It’s the type of one-sentence pitch that no doubt had heads turning in Hollywood: “It’s Groundhog Day…but a slasher movie!”
Happy Death Day very quickly establishes itself as a comedy first, horror movie second. In fact, after the first day, it fails to create even the merest sense of dread. It’s the problem with horror/comedies – once you play things for laughs (in this case, a death montage), it’s hard to once again summon the scares. Very few films – aside from Scream 1, 2 and 4 – have managed this tricky balance.
Jessica Rothe (who was one of the housemates in La La Land) does an impressive job, especially considering that she is in every single scene. The entire film rests on her shoulders, so she really deserves props for stretching her comedy/action/drama muscles within the same film.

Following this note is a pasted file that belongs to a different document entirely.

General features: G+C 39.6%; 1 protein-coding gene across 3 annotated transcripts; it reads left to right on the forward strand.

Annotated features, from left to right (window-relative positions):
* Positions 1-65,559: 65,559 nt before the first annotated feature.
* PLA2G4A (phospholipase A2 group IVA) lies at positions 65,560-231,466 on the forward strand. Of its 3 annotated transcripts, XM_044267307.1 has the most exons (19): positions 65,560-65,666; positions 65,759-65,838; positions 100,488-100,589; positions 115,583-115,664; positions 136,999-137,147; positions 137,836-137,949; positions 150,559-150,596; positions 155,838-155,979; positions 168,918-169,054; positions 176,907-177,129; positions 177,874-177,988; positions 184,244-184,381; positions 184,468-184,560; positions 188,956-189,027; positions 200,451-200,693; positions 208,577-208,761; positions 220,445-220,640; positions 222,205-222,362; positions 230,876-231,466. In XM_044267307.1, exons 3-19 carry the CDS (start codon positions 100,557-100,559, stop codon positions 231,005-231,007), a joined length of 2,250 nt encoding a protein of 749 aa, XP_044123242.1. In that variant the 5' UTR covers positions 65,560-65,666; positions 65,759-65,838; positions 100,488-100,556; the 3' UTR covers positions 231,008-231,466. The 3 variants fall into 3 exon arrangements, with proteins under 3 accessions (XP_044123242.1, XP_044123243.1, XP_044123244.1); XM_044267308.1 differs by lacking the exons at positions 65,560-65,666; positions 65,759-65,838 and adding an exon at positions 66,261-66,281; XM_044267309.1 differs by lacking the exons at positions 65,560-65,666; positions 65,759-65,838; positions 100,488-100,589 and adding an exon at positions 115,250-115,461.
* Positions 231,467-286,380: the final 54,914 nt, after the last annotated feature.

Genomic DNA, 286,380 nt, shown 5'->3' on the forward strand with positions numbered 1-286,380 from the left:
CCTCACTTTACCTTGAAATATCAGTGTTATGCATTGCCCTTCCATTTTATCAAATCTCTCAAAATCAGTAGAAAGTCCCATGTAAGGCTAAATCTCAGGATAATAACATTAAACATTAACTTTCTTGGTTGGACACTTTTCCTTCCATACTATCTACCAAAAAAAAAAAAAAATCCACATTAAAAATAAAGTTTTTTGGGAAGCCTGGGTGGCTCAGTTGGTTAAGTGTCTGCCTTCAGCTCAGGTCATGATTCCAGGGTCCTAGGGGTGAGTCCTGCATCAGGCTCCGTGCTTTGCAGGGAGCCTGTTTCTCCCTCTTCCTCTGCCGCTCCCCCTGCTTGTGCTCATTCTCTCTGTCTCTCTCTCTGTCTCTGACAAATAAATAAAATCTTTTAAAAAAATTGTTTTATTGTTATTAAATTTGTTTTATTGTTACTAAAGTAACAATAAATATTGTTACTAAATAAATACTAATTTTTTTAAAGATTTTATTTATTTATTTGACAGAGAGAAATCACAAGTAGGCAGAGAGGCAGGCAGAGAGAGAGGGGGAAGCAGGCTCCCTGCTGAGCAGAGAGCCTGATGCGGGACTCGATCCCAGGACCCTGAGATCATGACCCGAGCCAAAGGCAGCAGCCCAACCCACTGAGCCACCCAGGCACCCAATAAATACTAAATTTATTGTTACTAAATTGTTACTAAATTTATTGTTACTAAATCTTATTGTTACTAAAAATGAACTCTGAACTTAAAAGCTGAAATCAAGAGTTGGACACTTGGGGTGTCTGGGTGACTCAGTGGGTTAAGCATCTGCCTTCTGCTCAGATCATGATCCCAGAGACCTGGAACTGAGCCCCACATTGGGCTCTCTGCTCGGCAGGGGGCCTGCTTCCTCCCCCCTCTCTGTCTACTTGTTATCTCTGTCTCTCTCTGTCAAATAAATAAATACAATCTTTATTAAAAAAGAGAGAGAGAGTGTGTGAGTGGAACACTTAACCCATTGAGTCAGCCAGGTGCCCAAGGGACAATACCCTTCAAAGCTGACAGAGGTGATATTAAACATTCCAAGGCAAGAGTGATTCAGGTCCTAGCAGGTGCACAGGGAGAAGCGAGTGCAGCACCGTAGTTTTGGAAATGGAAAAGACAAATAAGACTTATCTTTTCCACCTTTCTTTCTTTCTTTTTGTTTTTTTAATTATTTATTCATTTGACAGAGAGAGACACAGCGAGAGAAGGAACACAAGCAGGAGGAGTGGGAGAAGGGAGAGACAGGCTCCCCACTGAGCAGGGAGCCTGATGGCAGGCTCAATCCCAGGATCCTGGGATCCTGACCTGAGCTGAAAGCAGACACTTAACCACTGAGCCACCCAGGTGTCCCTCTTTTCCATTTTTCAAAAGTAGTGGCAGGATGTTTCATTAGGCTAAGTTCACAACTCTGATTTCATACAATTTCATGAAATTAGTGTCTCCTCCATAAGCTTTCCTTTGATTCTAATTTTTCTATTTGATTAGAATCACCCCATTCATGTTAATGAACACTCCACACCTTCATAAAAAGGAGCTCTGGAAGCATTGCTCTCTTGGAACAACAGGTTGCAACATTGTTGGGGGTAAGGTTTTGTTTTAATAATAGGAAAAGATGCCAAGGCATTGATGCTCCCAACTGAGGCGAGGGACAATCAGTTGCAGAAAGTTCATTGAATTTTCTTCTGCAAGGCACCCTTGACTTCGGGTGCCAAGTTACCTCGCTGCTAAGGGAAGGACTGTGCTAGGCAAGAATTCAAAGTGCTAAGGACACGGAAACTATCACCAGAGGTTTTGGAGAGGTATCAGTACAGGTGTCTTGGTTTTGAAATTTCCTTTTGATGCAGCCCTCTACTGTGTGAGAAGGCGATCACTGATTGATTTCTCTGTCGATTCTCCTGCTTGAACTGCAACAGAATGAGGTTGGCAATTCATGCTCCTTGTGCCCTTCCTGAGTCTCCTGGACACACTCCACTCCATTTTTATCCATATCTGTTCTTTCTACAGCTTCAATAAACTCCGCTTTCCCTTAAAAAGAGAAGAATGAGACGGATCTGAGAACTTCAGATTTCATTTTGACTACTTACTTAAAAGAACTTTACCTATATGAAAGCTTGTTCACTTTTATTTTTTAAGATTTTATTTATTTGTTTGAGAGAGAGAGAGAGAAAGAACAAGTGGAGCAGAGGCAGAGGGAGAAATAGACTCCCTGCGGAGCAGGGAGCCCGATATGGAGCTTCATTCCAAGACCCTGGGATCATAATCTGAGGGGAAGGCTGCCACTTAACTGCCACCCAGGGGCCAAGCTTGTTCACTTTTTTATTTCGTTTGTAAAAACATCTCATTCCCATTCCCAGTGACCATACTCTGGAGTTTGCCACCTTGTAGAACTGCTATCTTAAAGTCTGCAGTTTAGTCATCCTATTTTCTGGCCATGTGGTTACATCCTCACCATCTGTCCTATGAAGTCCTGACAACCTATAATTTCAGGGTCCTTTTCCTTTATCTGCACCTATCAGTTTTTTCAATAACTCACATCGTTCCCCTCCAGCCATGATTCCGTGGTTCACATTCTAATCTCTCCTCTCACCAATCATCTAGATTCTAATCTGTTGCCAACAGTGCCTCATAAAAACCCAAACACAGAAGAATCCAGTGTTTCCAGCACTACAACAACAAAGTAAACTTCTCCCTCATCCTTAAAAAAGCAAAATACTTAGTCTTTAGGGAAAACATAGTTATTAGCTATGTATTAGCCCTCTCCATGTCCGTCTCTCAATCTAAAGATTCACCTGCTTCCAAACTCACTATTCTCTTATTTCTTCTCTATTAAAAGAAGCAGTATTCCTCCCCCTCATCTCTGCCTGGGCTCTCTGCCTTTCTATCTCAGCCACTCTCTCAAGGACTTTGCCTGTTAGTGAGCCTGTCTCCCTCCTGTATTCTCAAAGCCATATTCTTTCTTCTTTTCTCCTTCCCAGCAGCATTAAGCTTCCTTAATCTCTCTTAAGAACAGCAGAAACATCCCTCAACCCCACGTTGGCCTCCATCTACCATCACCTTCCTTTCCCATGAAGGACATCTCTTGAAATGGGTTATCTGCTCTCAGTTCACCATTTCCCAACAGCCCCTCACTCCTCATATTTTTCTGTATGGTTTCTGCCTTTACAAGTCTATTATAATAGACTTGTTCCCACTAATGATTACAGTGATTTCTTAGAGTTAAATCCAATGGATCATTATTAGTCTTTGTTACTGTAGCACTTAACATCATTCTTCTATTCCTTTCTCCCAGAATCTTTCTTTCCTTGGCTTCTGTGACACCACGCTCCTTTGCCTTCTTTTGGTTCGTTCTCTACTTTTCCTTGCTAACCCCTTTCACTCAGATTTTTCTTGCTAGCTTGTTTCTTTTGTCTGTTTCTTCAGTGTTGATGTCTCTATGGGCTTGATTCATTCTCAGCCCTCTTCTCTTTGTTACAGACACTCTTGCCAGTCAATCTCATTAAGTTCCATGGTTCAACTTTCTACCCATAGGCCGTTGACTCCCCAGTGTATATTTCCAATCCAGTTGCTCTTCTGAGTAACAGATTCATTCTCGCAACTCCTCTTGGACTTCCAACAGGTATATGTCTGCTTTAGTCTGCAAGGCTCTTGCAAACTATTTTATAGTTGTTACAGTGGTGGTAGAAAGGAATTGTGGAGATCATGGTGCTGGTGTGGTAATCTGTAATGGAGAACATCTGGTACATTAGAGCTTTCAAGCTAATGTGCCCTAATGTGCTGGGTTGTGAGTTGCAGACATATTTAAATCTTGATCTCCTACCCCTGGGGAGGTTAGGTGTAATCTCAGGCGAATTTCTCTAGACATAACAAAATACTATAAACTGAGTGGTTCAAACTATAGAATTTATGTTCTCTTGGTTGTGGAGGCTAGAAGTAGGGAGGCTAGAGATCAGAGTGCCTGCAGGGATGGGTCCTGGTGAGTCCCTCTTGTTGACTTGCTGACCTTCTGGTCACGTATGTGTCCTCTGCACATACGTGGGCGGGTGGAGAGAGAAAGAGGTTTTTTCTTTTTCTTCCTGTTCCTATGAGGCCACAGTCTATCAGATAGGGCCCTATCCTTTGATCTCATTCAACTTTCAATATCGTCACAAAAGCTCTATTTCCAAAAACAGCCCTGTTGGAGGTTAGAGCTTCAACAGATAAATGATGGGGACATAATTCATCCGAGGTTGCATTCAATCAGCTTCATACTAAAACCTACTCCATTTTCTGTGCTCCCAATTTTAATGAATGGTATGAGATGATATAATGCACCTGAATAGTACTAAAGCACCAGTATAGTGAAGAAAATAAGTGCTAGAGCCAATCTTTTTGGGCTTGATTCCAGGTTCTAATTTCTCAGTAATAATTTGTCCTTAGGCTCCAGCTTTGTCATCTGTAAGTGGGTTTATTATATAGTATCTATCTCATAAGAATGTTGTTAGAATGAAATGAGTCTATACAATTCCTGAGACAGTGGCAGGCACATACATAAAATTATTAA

In an amusing case of budget restrictions, 50 Cent’s “In Da Club” doesn’t appear in the film, despite featuring prominently in the trailer. Clearly they only had enough money for the latter. Instead, we get an awful stand-in mobile ringtone that, well, gets the job done.
“Gets the job done” could apply to the production values generally. Whilst everyone knows that Blumhouse Productions make films on the cheap, Happy Death Day features some shoddy sets, sitcom-level wardrobe and merely good-enough VFX. It’s fine, considering the comedic nature of the movie, but this bland visual style reminded me of The Butterfly Effect more than anything else – another film that had trouble balancing its comedy with its sci-fi premise.
This is a stupid film. But it knows that it’s stupid, so that’s all right. A brief 96 minutes, it doesn’t outstay its welcome, and whilst the plot revelations aren’t genius, I can’t pretend I saw them coming. If you’re up for a silly, amiable horror film that isn’t remotely scary, Happy Death Day is worth your time.